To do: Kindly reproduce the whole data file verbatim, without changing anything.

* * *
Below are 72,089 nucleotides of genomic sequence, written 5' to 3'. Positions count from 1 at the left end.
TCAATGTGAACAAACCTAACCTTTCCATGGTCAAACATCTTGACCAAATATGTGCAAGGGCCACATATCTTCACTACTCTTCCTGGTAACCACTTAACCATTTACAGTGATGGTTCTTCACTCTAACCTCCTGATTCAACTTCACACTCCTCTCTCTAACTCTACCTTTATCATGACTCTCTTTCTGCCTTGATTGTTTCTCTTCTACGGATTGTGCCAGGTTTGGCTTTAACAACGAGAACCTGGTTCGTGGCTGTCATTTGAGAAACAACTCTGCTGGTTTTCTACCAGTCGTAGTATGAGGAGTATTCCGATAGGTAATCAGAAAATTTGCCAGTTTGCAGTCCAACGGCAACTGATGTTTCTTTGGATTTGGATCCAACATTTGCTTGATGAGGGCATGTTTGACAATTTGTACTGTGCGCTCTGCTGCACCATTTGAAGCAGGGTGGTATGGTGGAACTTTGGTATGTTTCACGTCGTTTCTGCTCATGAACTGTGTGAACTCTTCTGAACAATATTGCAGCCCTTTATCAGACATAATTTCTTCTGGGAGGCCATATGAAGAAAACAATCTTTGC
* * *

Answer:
Below are 72,089 nucleotides of genomic sequence, written 5' to 3'. Positions count from 1 at the left end.
TCAATGTGAACAAACCTAACCTTTCCATGGTCAAACATCTTGACCAAATATGTGCAAGGGCCACATATCTTCACTACTCTTCCTGGTAACCACTTAACCATTTACAGTGATGGTTCTTCACTCTAACCTCCTGATTCAACTTCACACTCCTCTCTCTAACTCTACCTTTATCATGACTCTCTTTCTGCCTTGATTGTTTCTCTTCTACGGATTGTGCCAGGTTTGGCTTTAACAACGAGAACCTGGTTCGTGGCTGTCATTTGAGAAACAACTCTGCTGGTTTTCTACCAGTCGTAGTATGAGGAGTATTCCGATAGGTAATCAGAAAATTTGCCAGTTTGCAGTCCAACGGCAACTGATGTTTCTTTGGATTTGGATCCAACATTTGCTTGATGAGGGCATGTTTGACAATTTGTACTGTGCGCTCTGCTGCACCATTTGAAGCAGGGTGGTATGGTGGAACTTTGGTATGTTTCACGTCGTTTCTGCTCATGAACTGTGTGAACTCTTCTGAACAATATTGCAGCCCTTTATCAGACATAATTTCTTCTGGGAGGCCATATGAAGAAAACAATCTTTGC